Participating in countless client board meetings, I can say with confidence that gender diversity within the boardroom leads to first-rate ideation and collaboration. In addition, credible studies conducted by the likes of Boston Consulting Group and McKinsey & Company prove out a strong correlation between a board comprised of a larger female presence and superior results in the boardroom.
While top governance experts have been promoting greater gender diversity for more than a decade, not much has changed within the restaurant industry. These glum statistics say it all.
- In 2015, of the 392 board seats available among the 45 U.S. public restaurant chains, only 69 were occupied by women (18%).
- In 2019, of the 414 board seats available among the 51 U.S. public restaurant chains, only 80 were occupied by women (19%).
A 1% increase – seriously? In its simplest form, 80% of all consumer spending is driven by women. Logic dictates a board with more female representation encourages deliberative thinking in critical areas such as strategy culture, governance, risk, diversity and shareholder engagement, especially in the restaurant business.
When a concept is broken, influencers step in; powerful groups such as hedge funds and mutual funds and governmental bodies are pushing for non-negotiable change.
- In 2018, California mandated that companies incorporated in the state and listed on a major U.S. stock exchange have at least one female director by the end of 2019 and at least three female directors by the end of 2021.
- Starting in 2020, Institutional Shareholder Services (ISS – the leading proxy advisory firm) will vote “no” on re-election of a Nominating and Governance Chairman if their company does not have at least one woman on their board.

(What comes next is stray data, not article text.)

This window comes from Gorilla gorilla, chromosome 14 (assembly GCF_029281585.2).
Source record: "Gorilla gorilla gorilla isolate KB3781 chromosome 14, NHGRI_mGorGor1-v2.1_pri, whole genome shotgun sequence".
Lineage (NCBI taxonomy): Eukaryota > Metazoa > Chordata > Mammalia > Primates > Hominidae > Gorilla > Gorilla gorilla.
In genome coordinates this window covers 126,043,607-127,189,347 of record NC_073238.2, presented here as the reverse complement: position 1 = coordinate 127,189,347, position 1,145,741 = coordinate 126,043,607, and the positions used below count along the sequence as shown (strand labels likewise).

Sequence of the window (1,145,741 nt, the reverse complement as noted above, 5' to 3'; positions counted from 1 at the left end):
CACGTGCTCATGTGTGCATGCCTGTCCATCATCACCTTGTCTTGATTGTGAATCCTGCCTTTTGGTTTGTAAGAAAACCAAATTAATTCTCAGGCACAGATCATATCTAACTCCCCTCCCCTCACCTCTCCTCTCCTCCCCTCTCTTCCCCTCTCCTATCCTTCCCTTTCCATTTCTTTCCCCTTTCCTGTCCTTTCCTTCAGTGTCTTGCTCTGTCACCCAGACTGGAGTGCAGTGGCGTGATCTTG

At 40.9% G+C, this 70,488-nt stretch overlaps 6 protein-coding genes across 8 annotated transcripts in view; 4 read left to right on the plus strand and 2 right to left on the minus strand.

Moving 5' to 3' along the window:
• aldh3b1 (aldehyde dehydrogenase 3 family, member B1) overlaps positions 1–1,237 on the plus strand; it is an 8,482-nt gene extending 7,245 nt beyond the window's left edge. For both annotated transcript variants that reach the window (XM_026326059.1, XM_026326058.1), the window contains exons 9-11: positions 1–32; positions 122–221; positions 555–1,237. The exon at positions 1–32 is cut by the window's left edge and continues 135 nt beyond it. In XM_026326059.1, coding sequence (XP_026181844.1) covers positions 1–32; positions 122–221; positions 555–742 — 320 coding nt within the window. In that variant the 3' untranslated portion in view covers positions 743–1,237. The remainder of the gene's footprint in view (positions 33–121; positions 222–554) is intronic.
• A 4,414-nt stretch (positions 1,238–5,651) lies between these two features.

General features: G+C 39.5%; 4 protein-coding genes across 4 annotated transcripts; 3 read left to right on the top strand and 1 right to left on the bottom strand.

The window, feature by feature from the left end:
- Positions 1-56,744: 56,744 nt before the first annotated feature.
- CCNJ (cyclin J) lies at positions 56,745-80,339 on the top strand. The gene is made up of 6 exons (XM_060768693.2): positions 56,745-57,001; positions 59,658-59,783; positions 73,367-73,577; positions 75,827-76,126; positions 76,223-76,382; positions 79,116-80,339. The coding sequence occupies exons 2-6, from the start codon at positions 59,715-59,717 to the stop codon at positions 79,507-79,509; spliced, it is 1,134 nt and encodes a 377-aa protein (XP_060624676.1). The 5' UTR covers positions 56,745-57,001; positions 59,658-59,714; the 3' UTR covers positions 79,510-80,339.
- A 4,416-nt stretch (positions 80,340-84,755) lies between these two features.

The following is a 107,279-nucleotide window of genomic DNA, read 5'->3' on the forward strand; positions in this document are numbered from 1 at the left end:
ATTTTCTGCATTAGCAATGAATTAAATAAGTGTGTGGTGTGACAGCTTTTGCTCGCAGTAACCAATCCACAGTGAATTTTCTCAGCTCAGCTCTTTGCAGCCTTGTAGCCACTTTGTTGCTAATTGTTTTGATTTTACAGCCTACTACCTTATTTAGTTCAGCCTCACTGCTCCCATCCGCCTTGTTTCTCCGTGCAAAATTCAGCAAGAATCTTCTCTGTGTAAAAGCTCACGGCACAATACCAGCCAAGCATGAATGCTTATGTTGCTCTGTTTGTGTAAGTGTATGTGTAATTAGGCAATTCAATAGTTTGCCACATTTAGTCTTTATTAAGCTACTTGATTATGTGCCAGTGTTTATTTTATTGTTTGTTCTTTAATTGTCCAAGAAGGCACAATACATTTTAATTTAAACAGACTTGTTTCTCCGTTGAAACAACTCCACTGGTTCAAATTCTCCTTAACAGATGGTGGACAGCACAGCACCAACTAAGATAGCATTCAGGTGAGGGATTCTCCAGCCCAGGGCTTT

This is not a new concept. In 2008, Norway set quotas of 40% female representation, and other western European countries have set 30% targets for female board representation. A vast majority of our global clients agree that executing on this mandate was not easy, but it has paid off incredibly well.
Although these accountability measures will apply predominantly to public restaurant companies, I implore the thousands of private restaurant organizations to take this initiative very seriously. While the current restaurant C-Suite and succession planning pipeline is male-dominated, I have personally worked with many extraordinary female executives throughout the industry who can deliver incredible value within the boardroom. Private companies’ “keepers of the castle,” such as nominating/governance committees, private equity owners, founders, family offices and executive recruiters, need to hold each other accountable and change their thinking around boardroom diversity initiatives.